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originally posted by: Shepard64
Okay here is one for you. What if someone lived since the beginning of the universe and didn't move, what would the earth look like from where they are after 6 billion years...dammit I really don't know where I am going with this lmao I am at work and tired



dunno im trying to work out where Andromeda is ive got me own problems



posted on Sep, 25 2014 @ 08:46 AM
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originally posted by: Shepard64
Okay here is one for you. What if someone lived since the beginning of the universe and didn't move, what would the earth look like from where they are after 6 billion years...dammit I really don't know where I am going with this lmao I am at work and tired


After 6 billion years from now on, or after 6 billion years after Big Bang? That question is confusing. And it depends where the observer is located.

But anyway, if you mean 6 billion years from now one, Earth wouldn't exist. It already has been swallowed by the expanding Sun. Three innermost planets are gone, Mars is closest planet to cold Sun. You would be able to see Earth if you were located about 2 billion light years from Earth, and owned really huge telescope to actually spot Earth. You would see Sun slowly expanding and finally swallowing Earth. Earth would look very different, oceans would have vaporized million of years ago, Earth would be completely dry.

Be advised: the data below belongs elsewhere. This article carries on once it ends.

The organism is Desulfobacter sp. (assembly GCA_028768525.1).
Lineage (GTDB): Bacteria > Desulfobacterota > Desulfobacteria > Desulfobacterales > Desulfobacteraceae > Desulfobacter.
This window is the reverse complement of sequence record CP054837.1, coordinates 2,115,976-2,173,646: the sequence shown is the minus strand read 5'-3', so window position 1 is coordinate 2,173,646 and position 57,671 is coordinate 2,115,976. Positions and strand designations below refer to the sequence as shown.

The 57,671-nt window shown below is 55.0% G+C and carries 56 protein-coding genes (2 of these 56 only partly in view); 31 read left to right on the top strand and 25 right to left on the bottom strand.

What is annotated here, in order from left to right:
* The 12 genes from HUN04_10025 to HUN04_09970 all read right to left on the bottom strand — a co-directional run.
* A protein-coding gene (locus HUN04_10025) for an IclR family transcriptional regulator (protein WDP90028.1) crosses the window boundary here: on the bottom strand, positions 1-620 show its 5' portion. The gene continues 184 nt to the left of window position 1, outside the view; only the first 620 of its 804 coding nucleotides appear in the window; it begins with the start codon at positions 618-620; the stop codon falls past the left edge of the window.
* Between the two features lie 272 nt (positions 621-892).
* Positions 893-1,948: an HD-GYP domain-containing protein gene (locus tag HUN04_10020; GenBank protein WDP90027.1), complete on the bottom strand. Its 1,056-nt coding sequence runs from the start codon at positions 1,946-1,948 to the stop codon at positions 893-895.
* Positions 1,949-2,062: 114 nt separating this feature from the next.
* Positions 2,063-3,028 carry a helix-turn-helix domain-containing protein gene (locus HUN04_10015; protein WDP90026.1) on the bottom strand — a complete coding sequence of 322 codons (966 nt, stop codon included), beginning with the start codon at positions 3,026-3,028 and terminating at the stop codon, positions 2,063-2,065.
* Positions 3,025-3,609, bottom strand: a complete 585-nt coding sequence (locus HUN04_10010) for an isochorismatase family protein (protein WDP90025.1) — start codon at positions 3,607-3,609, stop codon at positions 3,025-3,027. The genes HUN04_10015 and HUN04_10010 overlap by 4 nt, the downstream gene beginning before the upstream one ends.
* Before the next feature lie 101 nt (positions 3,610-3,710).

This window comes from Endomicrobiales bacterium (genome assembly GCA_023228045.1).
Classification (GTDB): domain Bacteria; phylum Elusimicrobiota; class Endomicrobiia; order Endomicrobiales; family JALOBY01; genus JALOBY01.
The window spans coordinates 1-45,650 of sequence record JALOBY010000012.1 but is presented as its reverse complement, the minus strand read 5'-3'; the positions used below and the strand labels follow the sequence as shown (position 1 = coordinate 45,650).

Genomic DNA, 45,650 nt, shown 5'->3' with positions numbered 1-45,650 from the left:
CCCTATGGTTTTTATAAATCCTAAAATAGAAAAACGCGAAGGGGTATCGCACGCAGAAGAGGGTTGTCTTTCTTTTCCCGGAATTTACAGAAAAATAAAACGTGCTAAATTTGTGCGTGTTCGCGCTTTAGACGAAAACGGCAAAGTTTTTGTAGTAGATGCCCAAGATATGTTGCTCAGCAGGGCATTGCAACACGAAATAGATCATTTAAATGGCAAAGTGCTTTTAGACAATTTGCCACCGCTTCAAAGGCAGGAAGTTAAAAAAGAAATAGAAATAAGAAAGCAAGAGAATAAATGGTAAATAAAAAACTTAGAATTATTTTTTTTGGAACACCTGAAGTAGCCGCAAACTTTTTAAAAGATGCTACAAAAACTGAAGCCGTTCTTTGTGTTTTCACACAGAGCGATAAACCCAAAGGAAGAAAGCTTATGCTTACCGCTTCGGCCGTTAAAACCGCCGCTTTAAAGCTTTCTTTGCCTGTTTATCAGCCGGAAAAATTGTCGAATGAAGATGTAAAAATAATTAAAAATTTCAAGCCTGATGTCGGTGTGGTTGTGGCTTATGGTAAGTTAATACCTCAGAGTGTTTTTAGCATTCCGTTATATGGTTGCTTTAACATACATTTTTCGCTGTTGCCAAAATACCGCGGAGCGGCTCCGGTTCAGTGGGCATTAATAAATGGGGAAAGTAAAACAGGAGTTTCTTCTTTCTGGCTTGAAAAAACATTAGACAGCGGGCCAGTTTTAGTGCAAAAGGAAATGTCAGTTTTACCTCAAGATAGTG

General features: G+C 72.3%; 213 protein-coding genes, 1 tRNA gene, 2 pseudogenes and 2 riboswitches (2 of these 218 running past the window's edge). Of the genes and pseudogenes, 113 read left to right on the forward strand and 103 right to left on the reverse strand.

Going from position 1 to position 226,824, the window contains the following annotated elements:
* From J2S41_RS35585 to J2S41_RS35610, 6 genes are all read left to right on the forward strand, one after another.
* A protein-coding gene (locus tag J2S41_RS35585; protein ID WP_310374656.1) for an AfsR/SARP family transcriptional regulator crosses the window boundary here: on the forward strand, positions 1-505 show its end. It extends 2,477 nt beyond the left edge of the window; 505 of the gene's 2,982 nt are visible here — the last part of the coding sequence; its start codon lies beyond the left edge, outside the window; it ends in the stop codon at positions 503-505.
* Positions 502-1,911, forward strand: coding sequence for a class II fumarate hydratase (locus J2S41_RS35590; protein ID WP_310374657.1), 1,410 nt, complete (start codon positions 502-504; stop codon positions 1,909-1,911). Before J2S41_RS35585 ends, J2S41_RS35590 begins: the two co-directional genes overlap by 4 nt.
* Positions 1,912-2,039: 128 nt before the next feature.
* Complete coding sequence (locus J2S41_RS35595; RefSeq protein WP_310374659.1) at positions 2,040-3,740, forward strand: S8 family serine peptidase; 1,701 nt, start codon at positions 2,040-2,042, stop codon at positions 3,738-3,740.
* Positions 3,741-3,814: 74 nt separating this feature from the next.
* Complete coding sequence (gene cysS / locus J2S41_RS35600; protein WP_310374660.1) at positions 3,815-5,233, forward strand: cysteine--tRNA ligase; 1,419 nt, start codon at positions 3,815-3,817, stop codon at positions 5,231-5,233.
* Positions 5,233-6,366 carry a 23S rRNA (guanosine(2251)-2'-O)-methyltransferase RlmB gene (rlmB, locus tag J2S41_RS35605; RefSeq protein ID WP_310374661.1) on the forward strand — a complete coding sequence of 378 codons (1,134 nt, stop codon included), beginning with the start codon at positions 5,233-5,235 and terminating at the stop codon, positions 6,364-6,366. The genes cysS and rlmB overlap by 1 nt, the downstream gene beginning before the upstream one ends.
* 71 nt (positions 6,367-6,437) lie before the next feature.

And if you mean 6 billion years after The Big Bang, Earth hasn't formed yet



posted on Sep, 25 2014 @ 08:48 AM
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a reply to: KROandSOTV

When scientists calculate distance to Andromeda I am not sure if the calculate the distance the light has traveled to get here or if the also calculate how much closer Andromeda is now since that light left Andromeda.

You would need to figure out how far away the light traveled, the speed Andromeda is moving toward us then how far Andromeda should have moved closer two us since the light left Andromeda. Then subtract the distance Andromeda moved over the time it took the light to get here from the distance the light traveled. I think!



Even after all that you have to hope the light traveled here at a constant rate and was not bent or slowed by passing gravity wells to know exactly...
edit on 25-9-2014 by Xeven because: (no reason given)



posted on Sep, 25 2014 @ 09:16 AM
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If you teleported to Andromeda right now, you and I could both pick our nose at the same time, but it'd take 2.5 million years (or whatever the precise current distance is) for you to see my pick my nose with your super amazing telescope.